Monday, January 25, 2016

Good Preaching and Bad Singing?

"Now Jesus was praying in a certain place, and when he finished, one of his disciples said to him, “Lord, teach us to pray, as John taught his disciples.” And he said to them, 'When you pray, say' . . . ." (Luke 11:1-2)

Worship that is pleasing to God must be revealed to us.  The Lord's people have never been allowed to worship as they thought best.  The Lord has always defined acceptable worship for us.

We cannot worship God apart from prayer, so it is not surprising then that God the Son will authoritatively teach his people how to pray acceptably.  John the Baptist, who as the last prophet of the old covenant was given the honor of preparing the way for the Christ and pointing to him, authoritatively taught his disciples how to pray (v. 1).  So how much more authoritatively will the Christ himself teach his people how to pray! (v. 2).

If you went to most Evangelical and Reformed worship services today, one would be tempted to conclude that music is a fundamental element in a worship service, even though Jesus taught us nothing about singing, and is only once recorded as singing with his disciples, and that on the night before his death.  The same lack of singing as a main element in worship is seen in Luke's second volume, Acts.  Nothing is mentioned in Acts about the place of music in the Christian liturgy.

Where then does singing fit into the table fellowship pattern that Jesus gave us for Christian liturgy?  The answer is prayer.  Congregational singing fits into the category of prayer.  Jesus ministers to us through Word and meal, and then we respond to his ministry in believing prayer, and sometimes our prayers are accompanied by music.

But prayer is a broad category!  Prayer includes thanksgiving, praise, petition, lament, confession, teaching[i] and exhortation,[ii] etcetera.  And prayer, as we see in Luke 11:1-2, is to be biblical according to the rule Jesus gives for it.  We cannot pray anyway we please, just as we cannot worship anyway we please!

Should this inhibit our prayers?  After all, we are children of our heavenly Father, and we often do not know how to pray as we ought!  No, we can and should honestly cry out to our Father with our needs. 

But at the same time, especially in our worship services together, we should pray according to the pattern Jesus gave us, and this includes what we pray in song.  In the four references to singing in the New Testament epistles, singing is twice associated with the teaching/instruction, and three times with prayer (Colossians 3:16 and James 5:13 is associated with prayer; Ephesians 5:19 is associated with teaching; 1 Corinthians 14:13-26 is associated with both prayer and teaching).  This suggests that especially in our worship services we need to take care that what we sing is biblical!  Teaching a false theology through our singing can do as much harm as teaching falsehood through the pulpit!  Our prayers in song must edify the church, but edification will not come through unbiblical and false teaching.  Therefore, let us pay close attention to what Jesus teaches us about acceptable prayer.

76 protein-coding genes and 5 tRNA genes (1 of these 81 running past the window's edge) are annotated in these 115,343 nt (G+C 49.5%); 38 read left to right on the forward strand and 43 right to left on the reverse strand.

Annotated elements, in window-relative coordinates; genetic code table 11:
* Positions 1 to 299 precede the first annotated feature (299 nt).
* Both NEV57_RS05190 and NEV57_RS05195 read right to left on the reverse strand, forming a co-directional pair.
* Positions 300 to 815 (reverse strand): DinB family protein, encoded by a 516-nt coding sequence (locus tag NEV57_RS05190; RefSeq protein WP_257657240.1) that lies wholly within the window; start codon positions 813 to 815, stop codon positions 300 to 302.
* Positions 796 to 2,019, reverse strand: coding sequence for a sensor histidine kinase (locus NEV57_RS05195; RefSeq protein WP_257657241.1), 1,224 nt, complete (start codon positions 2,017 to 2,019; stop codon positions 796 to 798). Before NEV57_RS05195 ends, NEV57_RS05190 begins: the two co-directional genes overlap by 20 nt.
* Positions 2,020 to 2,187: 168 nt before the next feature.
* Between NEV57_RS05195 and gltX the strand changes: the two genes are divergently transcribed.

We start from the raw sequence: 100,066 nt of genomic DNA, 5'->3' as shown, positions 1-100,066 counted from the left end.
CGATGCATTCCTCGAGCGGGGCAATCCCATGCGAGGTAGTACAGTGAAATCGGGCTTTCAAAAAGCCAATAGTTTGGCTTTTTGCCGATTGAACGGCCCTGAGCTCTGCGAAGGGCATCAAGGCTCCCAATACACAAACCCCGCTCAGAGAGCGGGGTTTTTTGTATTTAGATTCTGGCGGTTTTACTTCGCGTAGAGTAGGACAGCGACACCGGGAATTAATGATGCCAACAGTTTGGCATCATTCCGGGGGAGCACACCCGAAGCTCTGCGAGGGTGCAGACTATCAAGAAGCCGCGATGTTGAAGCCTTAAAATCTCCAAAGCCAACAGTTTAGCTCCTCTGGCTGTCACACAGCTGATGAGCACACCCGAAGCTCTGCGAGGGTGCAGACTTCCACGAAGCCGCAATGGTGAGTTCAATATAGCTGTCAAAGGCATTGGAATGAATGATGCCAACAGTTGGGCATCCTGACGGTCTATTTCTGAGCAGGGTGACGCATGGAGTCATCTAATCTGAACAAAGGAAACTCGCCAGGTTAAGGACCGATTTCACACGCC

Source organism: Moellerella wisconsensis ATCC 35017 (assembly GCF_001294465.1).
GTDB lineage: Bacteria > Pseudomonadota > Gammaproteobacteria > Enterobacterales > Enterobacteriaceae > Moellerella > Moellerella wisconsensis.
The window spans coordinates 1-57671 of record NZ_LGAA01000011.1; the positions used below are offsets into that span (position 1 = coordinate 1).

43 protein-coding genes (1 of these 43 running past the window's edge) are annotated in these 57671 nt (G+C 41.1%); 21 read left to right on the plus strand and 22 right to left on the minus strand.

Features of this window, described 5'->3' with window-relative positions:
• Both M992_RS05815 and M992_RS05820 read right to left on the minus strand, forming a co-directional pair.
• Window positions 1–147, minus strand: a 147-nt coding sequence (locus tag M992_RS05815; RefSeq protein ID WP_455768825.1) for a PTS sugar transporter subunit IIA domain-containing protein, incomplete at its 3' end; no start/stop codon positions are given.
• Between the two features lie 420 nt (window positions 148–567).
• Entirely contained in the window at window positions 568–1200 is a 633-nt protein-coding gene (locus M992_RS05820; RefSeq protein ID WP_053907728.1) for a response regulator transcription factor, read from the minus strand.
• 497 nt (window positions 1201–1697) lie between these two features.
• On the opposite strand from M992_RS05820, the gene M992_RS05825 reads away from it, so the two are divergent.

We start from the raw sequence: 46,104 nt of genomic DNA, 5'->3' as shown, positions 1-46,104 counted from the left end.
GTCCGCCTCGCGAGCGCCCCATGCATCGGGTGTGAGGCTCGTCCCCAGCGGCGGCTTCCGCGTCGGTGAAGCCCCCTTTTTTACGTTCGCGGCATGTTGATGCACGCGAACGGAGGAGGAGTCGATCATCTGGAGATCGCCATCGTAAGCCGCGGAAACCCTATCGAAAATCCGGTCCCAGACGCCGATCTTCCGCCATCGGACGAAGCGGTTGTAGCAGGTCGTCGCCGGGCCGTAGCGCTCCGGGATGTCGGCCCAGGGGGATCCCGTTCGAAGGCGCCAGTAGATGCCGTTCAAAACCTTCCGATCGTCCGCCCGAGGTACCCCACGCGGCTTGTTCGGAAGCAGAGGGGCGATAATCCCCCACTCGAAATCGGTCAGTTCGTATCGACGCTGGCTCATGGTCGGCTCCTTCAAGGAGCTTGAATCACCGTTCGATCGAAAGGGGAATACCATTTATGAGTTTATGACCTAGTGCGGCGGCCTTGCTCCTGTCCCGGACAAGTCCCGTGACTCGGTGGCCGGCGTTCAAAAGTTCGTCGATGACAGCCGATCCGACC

May our worship together not be marred by congregational singing/prayer that is unbiblical and unacceptable to our Lord.[iii]  Lord Jesus, give us discernment.  Amen.

[i] All prayer contains the element of teaching (e.g., our Lord's prayers and the Psalms are prayers that teach us theology).  Prayer inevitably teaches us a view of God and man.  Therefore, we must strive to pray/sing biblically as Jesus taught us.   
[ii] Sometimes in our songs we sing the Word of God to one another. The question then arises, should we categorize such a song as Word or prayer?  In other words, Is God speaking to us or are we speaking to Him or one another?  This is a difficult question, but overall, I think it is solved by remembering that prayer sometimes includes teaching, and inevitably teaches.  Thus, Paul teaches that prayer should edify the congregation, and this means that we must strive to be just as faithful in our prayers as we are in our preaching and teaching.  Churches today that would never tolerate bad theology in the pulpit regularly tolerate it in the songs they sing!
[iii] While we must strive to pray and preach biblically, we will fall short in some ways. We must remember that our worship is mediated through Jesus Christ, the perfect worshipper, so that our worship is accepted by the Father. But let us not use justification as an excuse to not strive to be faithful!

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